Snarled snarled snarled – that’s probably how you’re describing this week if holiday travel plans brought you anywhere near a major airport. Thanks to the Great and Mighty Post-Christmas Snowpocalypse of 2010, which blanketed and then crippled swaths of the south and northeast in inches of white stuff, arrival and departure reader boards across the country have been lit up like the Vegas strip with the following messages: CANCELLED! NADA! DELAYED! FUGETABOUTIT!  

And while being stuck is rarely fun, Caroline Stanley over at Flavorwire recently reminded us that some airports are in fact really beautiful (ahem, historic) places. Eero Saarinen's iconic 1962 TWA Flight Center at JFK International made her list, which overall is a nice mix of old and new architecture from around the world. And while most airports aren’t inspiring places (some are downright dreadful), keep this thought-provoking tidbit from an oldie but goodie issue of Preservation magazine in mind as you rush to your next gate or make a nest out of sweatshirts on the floor:  

These days, we pass through airports as quickly as possible, suffering the long lines and flight delays and quick-tempered ticket agents with the knowledge that we'll end up somewhere else at the end of our travels, somewhere better. In our post-9/11 world, we ask only that our airports be safe, convenient, and easy to navigate. If they have free Wi-Fi, all the better. In an earlier, more innocent time, airports were places in which to linger, miniature cities that weren't just gateways to other places but exciting destinations themselves; the best-designed terminals inspired visitors who had no intention of leaving the tarmac to dream of takeoff and the skies. Many of today's airport terminals, with their high-end shopping and art installations, are striving to be, among other things, great public spaces once again.  

Because of the surge of flight delays, some of you might be spending time in a city that isn’t home or your final destination. If that’s the case, we hope you’re eating your feelings in style. This week, Forbes shined a scrumptious little spotlight on America’s best historic restaurants, where diners dig in while surrounded by some amazing period architecture. Check it out – and get hungry.  

In preservation news, New Orleanians are rocking the sticky notes and Miss Aretha Franklin, Stephen Decatur gets some ink in the blogosphere, Detroit's landmark park receives a civic intervention, and Brooklyn's brownstones are saved from demolition. Huzzah!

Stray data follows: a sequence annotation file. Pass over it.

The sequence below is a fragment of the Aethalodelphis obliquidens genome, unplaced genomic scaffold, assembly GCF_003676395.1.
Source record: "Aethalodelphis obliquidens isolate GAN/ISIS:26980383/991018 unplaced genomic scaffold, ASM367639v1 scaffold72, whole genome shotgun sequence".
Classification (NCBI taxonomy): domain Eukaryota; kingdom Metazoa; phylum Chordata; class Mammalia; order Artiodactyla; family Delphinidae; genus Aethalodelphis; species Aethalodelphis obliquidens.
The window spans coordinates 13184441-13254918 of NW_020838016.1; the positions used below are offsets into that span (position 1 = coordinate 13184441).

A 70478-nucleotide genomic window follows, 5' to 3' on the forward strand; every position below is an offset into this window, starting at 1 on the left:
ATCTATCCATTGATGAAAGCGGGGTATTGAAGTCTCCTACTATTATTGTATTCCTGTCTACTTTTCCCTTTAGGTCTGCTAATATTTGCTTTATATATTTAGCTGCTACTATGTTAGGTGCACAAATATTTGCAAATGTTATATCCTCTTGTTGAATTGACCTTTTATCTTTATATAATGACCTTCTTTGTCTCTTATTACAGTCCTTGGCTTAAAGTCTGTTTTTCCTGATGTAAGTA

And now a housekeeping note: The end (of 2010) is near. That means it's time to reflect...and look forward. Preservation magazine gets us started with its annual best/worst list, National Trust staffer Priya Chhayna crafts her preservation resolutions, and a good handful of place-lovers share on Facebook what they want to save in 2011. Check it all out and join the conversation. And once you get fired up (you will), consider making a year-end gift to the National Trust. It will help ensure that 2011 is full of success stories for our little round-up.  

And with that, enjoy your last Thursday of 2010 and have a hap-hap-happy New Year. And as always, if you have any tips, news, or otherwise preservation-related fluff, let us know by sending us links on Twitter and Facebook.  

Jason Lloyd Clement is an online content provider for PreservationNation.org. His favorite historic airport terminal is Dulles International's beautiful Saarinen-designed edifice.

The National Trust for Historic Preservation works to save America's historic places. Join us today to help protect the places that matter to you.

Jason Clement

Jason Clement

Jason Lloyd Clement is the director of community outreach at the National Trust, which is really just a fancy way of saying he’s a professional place lover. For him, any day that involves a bike, a camera, and a gritty historic neighborhood is basically the best day ever.

This Place Matters: How We Measure a Year

Posted on: December 14th, 2010 by Jason Clement 1 Comment

 

This time of year, two songs end up in near constant rotation on my iPod: "Christmastime Is Here" (à la Charlie Brown) and "Seasons of Love" (à la Rent).

The former because it's simply what the holidays sound like to me. Slow, sweet, and savory – like sitting by a fire and, well, just sitting. The latter because it poses the perfect question as the final days of December dangle ornament-like and then fall from the calendar: How exactly do you measure a year?

When you think about it, there are a lot of ways. Going back to my perpetually undercharged iPod, I could count the number of times I’ve played my all-time favorite song ("Vogue," 538 spins). Or I could use that handy Facebook app that creates a montage of your year in status updates (I said that?!?). And then there’s always the catchy measurements my inspiration suggests – midnights, sunsets, cups of coffee.

But what about preservation? How do you – as the cast of Rent infectiously croons – “measure, measure a year?” Simple: This. Place. Matters.